Formation of Rocks

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Formation of Rocks
The three main ways rocks are formed:
Sedimentary rocks are formed through the gradual accumulation of sediment: for example, sand on a beach or mud on a river bed. As the sediment is buried it is compacted as more and more material is deposited on top. Eventually the sediment will become so dense that it is essentially rock. This process is known as lithification. •Igneous rocks are rocks which have crystallized from a melt or magma. The melt is made up of various components of pre-existing rocks which have been subjected to melting either at subduction zones or within the Earth's mantle. The melt is hot and so passes upward through cooler country rock. As it moves it cools and various rock types will form through a process known as fractional crystallization. Igneous rocks can be seen at mid ocean ridges, areas of island arc volcanism or in intra-plate hotspots. •Metamorphic rocks are rocks which once existed as igneous or sedimentary rocks but have been subjected to varying degrees of pressure and heat within the Earth's crust. The processes involved will change the composition and fabric of the rock and their original nature is often hard to distinguish. Metamorphic rocks are typically found in areas of mountain building.

Sedimentary Rock
Sedimentary rock is a type of rock that is formed by sedimentation of material at the Earth's surface and within bodies of water. Sedimentation is the collective name for processes that cause mineral and/or organic particles (detritus) to settle and accumulate or minerals to precipitate from a solution. Particles that form a sedimentary rock by accumulating are called sediment. Before being deposited, sediment was formed by weathering and erosion in a source area, and then transported to the place of deposition by water, wind, mass movement or glaciers which are called agents of denudation. The sedimentary rock cover of the continents of the Earth's crust is extensive, but the total contribution of sedimentary rocks is estimated to be only 5% of the total volume of the crust. Sedimentary rocks are only a thin veneer over a crust consisting mainly of igneous and metamorphic rocks. Sedimentary rocks are deposited in layers as strata, forming a structure called bedding. The study of sedimentary rocks and rock strata provides information about the subsurface that is useful for civil engineering, for example in the construction of roads, houses, tunnels, canals or other constructions. Sedimentary rocks are also important sources of natural resources like coal, fossil fuels, drinking water or ores. The study of the sequence of sedimentary rock strata is the main source for scientific knowledge about the Earth's history, including palaeogeography, paleoclimatology and the history of life. The scientific discipline that studies the properties and origin of sedimentary rocks is called sedimentology. Sedimentology is both part of geology and physical geography and overlaps partly with other disciplines in the Earth sciences, such as pedology, geomorphology, geochemistry or structural geology. (sedimentary rocks can be subdivided into four groups: clastic sedimentary rocks, biochemical (or biogenic) sedimentary rocks, chemical sedimentary rocks and a fourth category for "other" sedimentary rocks formed by impacts, volcanism, and other minor processes.) Biochemical Clastic Outcrop of Ordovician oil shale (kukersite), northern Estonia Claystone deposited in Glacial Lake Missoula, Montana, USA. Igneous Rock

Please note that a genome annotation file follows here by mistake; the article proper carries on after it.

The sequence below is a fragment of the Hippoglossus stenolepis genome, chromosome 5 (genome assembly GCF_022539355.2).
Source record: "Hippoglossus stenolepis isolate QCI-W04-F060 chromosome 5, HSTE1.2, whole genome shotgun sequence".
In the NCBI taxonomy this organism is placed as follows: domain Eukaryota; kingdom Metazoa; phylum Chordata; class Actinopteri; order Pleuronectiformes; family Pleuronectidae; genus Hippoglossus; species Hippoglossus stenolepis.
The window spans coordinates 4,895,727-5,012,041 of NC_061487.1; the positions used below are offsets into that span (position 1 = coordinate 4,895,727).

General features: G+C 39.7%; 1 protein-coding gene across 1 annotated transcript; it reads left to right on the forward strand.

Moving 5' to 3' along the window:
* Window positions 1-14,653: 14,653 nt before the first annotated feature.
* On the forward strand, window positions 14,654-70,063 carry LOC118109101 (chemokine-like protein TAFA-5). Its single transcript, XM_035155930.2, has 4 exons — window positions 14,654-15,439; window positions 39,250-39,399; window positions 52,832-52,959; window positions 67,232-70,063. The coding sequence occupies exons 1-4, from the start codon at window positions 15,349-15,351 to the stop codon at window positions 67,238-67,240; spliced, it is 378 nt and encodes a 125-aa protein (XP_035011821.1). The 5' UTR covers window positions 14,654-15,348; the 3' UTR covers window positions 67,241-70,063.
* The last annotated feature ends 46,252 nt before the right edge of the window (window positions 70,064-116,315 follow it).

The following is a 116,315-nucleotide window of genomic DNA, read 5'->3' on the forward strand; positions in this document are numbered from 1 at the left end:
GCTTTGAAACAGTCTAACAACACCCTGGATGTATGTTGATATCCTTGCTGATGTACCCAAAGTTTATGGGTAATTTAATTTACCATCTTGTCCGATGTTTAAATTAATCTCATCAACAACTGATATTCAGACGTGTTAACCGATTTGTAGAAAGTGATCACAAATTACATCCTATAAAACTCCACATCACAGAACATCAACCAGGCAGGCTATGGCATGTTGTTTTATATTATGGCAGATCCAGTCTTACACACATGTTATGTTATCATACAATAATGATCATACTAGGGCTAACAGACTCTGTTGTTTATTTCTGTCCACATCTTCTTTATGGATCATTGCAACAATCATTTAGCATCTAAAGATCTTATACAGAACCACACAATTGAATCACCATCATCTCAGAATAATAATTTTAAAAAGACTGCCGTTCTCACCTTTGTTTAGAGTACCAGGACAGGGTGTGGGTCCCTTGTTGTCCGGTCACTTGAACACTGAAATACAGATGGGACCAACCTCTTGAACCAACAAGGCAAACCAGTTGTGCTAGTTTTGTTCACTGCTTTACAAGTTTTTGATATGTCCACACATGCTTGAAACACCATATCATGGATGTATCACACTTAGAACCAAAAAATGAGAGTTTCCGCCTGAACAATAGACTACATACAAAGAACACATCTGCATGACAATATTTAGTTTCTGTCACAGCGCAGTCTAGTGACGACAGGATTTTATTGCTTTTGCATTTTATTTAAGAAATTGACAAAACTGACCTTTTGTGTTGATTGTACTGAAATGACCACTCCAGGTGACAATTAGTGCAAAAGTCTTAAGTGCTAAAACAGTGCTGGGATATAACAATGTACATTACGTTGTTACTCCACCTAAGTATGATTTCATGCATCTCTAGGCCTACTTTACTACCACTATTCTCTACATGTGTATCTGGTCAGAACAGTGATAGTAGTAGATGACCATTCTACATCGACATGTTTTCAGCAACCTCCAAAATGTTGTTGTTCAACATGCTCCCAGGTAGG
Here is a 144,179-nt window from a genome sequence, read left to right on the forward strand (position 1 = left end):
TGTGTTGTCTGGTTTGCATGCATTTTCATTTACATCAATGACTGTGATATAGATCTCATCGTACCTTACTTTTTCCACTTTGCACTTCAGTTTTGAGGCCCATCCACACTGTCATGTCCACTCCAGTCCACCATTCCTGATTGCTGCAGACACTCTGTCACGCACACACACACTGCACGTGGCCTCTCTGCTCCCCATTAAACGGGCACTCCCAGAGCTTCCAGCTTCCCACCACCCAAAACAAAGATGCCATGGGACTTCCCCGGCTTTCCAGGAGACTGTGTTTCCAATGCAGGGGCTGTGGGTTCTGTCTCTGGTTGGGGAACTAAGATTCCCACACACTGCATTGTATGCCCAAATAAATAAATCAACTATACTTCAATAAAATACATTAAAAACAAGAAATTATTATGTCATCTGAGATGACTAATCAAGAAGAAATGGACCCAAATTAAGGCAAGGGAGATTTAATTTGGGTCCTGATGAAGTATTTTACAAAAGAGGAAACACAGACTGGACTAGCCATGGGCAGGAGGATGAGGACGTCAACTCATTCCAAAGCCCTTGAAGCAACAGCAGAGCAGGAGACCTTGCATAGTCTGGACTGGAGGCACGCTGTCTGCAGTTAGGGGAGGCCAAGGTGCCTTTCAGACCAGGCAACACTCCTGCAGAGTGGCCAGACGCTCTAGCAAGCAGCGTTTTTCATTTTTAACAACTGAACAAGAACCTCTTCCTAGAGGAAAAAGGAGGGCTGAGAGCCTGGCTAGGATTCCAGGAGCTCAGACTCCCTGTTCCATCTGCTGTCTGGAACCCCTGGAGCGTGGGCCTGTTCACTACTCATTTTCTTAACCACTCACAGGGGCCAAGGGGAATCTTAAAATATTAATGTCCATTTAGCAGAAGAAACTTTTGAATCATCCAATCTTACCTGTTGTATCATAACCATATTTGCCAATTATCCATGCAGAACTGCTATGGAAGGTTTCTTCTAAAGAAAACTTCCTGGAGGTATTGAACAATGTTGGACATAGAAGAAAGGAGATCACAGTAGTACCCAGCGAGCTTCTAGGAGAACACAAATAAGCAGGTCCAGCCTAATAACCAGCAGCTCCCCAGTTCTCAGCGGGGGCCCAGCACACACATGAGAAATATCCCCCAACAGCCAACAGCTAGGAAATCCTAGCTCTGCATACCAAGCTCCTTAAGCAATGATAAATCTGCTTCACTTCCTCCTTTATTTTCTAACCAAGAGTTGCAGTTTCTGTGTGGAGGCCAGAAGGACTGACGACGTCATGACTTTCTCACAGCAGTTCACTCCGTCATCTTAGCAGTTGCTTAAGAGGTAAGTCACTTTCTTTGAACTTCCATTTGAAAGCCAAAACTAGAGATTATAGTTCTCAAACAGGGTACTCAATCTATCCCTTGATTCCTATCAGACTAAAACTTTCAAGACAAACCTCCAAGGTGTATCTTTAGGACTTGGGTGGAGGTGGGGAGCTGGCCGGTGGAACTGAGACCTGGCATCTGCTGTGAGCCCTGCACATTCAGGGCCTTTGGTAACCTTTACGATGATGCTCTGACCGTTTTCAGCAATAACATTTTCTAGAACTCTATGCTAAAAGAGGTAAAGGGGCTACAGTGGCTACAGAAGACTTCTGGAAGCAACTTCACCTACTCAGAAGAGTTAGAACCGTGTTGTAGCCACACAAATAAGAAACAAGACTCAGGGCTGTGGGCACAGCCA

Igneous rock (derived from the Latin word igneus meaning of fire, from ignis meaning fire) is one of the three main rock types, the others being sedimentary and metamorphic rock. Igneous rock is formed through the...
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